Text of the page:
I love trout fishing! It has been a passion for almost more years than I can remember.
But, on reflection this multi-layered, textured sport has brought me great joy, excitement, adventure and indelible memories to cherish forever. It has introduced me to wonderful people many of whom have become life-long friends and companions who share the same interests and passion for flyfishing. I have fished alone in wilderness in quiet solitude with only nature for company, my soul has been refreshed and on other occasions I have shared it with likeminded companions – it has taken me to places of incredible natural beauty.
All with thanks to the brown and rainbow trout that were first introduced into South Africa’s rivers and streams from England and North America between 100 and 125 years ago. Since then they have been self-sustaining in many of the rivers and streams finding a niche in the natural systems and confined to specific ranges dictated by limitations of suitable habitat for survival – food, shelter, spawning grounds, water quality and temperature. In the majority of these waterways there is little or no evidence of their presence impacting on indigenous species and in fact in my humble opinion, trout should be recognised as naturalised aliens.
But, we are at war! Those in Government charged with inter alia the responsibility of biodiversity in South Africa and protecting all that is indigenous or endemic to this country, take a different view. A blinkered one in my opinion, a narrow focus without due regard of the impact of their decisions for declaring trout as an invasive alien in the wider context. The battle now is voicing objection to the draft regulations to the National Environmental Management: Biodiversity Act that lists trout as an invasive alien species and appealing for logic, a common sense and a balanced approach. The next step will be the removal of trout from the rivers and streams. An action that in my view and knowing many of the high altitude streams from years of observation and experience, will at a practical level, will be impossible and with the proposed poisoning impact adversely on indigenous aquatic species which may take many years to recover, if at all! If I’m right, one needs to extrapolate this to the huge and I mean huge potentially abortive cost to the taxpayer, something this country can ill afford at this time. There are many things that have far greater impacts on the biodiversity and threatened species than trout have ever had and will do, where the money would be better spent.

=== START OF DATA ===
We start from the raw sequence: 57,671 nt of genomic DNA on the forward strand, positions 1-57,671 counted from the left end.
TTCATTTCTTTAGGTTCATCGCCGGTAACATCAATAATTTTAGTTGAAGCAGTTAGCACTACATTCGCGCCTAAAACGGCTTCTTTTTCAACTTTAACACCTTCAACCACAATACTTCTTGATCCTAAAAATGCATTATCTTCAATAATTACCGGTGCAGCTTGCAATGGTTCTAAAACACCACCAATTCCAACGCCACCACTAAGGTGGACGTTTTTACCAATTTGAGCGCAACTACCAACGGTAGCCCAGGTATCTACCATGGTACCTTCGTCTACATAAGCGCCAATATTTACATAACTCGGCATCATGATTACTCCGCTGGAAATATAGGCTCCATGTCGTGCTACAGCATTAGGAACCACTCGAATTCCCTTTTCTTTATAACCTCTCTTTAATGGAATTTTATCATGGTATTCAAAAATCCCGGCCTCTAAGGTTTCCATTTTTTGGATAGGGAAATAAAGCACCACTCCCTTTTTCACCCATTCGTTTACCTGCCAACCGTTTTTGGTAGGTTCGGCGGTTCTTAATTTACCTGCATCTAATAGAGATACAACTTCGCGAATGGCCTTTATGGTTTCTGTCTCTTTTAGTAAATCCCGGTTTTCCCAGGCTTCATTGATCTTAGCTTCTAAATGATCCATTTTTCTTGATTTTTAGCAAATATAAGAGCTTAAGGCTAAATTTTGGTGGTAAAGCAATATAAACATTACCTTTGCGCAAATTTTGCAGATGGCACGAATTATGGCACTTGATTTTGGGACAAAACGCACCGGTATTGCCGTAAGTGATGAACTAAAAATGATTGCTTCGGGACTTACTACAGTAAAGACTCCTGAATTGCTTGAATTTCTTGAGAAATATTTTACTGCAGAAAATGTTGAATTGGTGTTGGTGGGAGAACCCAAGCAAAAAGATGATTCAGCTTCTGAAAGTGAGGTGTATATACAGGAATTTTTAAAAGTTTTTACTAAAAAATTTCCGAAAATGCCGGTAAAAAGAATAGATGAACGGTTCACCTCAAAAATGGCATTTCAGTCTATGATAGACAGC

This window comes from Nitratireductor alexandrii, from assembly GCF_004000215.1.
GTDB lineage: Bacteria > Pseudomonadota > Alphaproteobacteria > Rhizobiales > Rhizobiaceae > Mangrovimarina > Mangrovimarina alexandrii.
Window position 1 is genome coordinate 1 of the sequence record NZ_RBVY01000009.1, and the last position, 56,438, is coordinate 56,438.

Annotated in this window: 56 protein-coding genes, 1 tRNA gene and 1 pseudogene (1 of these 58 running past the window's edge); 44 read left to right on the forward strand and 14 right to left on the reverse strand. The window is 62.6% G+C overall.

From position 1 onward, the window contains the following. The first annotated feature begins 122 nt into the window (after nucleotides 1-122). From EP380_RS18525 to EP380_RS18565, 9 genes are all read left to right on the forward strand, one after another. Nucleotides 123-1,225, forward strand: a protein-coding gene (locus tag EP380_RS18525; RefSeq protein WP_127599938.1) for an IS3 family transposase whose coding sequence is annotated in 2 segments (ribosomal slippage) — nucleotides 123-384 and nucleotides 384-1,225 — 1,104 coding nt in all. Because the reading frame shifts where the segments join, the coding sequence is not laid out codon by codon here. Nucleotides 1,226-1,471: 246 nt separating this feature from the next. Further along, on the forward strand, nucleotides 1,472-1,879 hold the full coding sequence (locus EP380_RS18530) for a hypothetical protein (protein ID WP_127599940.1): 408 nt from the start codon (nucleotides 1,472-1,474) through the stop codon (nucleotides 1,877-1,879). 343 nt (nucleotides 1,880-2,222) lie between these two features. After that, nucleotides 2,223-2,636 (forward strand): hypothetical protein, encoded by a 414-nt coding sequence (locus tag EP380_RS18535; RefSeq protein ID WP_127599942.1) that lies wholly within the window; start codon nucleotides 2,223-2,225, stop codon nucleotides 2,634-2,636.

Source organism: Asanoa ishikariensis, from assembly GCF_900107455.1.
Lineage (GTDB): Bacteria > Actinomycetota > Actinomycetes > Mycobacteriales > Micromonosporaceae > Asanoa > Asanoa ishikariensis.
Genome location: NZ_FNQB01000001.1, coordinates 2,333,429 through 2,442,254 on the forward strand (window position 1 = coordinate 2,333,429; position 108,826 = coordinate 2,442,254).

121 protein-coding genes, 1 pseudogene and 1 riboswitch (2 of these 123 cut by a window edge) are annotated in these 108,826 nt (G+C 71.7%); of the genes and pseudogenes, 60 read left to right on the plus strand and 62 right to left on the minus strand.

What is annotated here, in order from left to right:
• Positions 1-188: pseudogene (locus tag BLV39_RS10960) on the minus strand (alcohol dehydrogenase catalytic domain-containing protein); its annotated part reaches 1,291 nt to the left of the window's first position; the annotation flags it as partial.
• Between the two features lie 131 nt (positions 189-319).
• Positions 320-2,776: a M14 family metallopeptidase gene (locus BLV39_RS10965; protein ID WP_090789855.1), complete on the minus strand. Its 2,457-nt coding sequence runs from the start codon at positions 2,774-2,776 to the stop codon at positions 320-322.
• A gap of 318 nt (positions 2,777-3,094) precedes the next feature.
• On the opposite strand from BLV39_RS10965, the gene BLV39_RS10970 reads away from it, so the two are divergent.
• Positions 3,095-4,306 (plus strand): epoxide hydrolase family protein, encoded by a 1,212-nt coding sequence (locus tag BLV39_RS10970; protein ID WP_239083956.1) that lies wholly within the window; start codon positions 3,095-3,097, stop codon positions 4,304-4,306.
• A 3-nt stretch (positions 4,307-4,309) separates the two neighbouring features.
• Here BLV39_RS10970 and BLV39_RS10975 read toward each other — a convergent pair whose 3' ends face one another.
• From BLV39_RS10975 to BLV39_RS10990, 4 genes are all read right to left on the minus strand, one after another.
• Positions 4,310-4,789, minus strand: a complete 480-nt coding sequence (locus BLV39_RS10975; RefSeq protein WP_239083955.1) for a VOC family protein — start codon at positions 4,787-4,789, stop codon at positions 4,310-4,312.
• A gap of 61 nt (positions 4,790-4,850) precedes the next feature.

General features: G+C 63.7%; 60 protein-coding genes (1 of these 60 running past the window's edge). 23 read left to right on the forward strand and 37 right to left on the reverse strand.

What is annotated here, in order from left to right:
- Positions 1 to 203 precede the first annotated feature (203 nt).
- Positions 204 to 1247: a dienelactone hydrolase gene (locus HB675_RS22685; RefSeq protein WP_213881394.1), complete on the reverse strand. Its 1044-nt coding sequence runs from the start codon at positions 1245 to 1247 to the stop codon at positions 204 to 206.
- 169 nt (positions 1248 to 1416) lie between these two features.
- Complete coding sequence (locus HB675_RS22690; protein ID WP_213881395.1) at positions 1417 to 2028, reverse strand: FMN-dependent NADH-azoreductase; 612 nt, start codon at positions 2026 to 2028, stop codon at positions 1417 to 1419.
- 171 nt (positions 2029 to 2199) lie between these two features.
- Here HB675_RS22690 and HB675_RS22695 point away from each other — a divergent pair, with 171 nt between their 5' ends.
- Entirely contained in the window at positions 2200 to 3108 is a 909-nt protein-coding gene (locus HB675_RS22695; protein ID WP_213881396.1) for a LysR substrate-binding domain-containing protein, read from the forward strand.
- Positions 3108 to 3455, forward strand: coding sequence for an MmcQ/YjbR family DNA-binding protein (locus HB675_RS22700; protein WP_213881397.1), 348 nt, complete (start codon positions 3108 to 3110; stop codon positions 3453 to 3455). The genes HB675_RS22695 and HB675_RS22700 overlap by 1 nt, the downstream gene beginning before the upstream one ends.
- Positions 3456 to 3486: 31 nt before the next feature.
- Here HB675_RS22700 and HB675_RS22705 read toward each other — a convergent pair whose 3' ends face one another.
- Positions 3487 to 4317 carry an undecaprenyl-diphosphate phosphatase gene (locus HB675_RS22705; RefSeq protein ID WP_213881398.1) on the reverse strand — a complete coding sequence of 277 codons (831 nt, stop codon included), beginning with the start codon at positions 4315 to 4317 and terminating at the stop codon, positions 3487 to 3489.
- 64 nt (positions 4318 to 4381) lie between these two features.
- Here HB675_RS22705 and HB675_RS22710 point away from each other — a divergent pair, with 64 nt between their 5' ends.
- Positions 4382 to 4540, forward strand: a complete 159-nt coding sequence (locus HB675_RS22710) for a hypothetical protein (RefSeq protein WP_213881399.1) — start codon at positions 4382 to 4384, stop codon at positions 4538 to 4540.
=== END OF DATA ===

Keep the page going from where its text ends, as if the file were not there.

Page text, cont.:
Trout fishing in SA in all its facets is estimated as a R1.4 billion industry. Remove the trout and this will in the spell the end of many business the likes of hatcheries, lodges, fishing venues and whole areas where trout fishing is the draw, tackle dealers will close, people will loose jobs and the families they support will be severely affected financially. Already the negative impact of the threat of this legislation and it potential bleak future for people in the trout business is being felt in some areas.
We as flyfishers can play our part by making our voices heard as individuals whenever there is a need, or by being part of the Federation of South African Flyfishers (FOSAF) who speak on our behalf, as does Trout SA. We are extremely fortunate to have a handful of very competent professionals within these bodies, that have given freely of their time to fight the good fight on our behalf – people like Ilan Lax, Dr Bill Bainbridge, Ian Cox and Gerrie van der Merwe. We are in good hands, but and it is a BIG but, that the powers that be need come to the party and take account of the comprehensive, responsible and balanced responses made by individuals and the organizations mentioned. Lets make love not war!